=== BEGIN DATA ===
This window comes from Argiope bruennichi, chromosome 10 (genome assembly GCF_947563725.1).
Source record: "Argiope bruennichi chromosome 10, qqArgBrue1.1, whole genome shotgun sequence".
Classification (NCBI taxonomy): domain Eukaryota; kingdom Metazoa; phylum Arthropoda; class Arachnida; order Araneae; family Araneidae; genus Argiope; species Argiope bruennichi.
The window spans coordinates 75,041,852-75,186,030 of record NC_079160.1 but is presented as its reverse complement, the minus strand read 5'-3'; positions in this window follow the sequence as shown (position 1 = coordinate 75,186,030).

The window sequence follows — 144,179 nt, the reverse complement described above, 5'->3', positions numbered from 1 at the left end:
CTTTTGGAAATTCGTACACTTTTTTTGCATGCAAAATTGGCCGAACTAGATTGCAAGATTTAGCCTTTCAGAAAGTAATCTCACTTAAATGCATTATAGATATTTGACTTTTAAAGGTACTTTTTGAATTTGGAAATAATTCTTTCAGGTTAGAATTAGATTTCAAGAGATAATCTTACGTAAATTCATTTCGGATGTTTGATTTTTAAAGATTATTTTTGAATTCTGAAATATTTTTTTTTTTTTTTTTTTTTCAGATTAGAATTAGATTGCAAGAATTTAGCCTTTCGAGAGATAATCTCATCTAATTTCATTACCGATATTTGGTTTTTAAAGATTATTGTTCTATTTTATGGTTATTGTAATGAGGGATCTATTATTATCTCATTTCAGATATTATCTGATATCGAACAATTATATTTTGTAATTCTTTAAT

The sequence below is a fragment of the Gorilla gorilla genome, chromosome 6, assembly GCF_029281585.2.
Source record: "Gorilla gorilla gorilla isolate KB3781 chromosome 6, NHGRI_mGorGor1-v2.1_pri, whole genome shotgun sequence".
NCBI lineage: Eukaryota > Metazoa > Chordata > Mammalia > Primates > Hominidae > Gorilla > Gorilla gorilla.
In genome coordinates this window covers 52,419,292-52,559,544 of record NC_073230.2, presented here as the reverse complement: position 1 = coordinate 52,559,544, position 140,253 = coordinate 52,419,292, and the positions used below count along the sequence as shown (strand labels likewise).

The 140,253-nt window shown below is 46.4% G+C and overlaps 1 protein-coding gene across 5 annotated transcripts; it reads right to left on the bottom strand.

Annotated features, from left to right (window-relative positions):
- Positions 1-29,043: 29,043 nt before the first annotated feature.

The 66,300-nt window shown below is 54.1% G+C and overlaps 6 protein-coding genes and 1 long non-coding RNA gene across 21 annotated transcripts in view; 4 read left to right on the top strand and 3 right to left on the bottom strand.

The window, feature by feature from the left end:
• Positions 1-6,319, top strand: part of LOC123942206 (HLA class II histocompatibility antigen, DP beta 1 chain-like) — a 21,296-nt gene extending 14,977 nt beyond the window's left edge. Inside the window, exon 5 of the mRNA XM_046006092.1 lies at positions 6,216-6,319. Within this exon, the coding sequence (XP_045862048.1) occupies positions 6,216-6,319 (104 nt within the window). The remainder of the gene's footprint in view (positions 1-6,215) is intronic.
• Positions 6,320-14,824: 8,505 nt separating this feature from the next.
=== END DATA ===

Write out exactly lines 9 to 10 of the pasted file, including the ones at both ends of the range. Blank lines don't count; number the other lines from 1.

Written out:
NCBI lineage: Eukaryota > Metazoa > Chordata > Mammalia > Primates > Hominidae > Gorilla > Gorilla gorilla.
In genome coordinates this window covers 52,419,292-52,559,544 of record NC_073230.2, presented here as the reverse complement: position 1 = coordinate 52,559,544, position 140,253 = coordinate 52,419,292, and the positions used below count along the sequence as shown (strand labels likewise).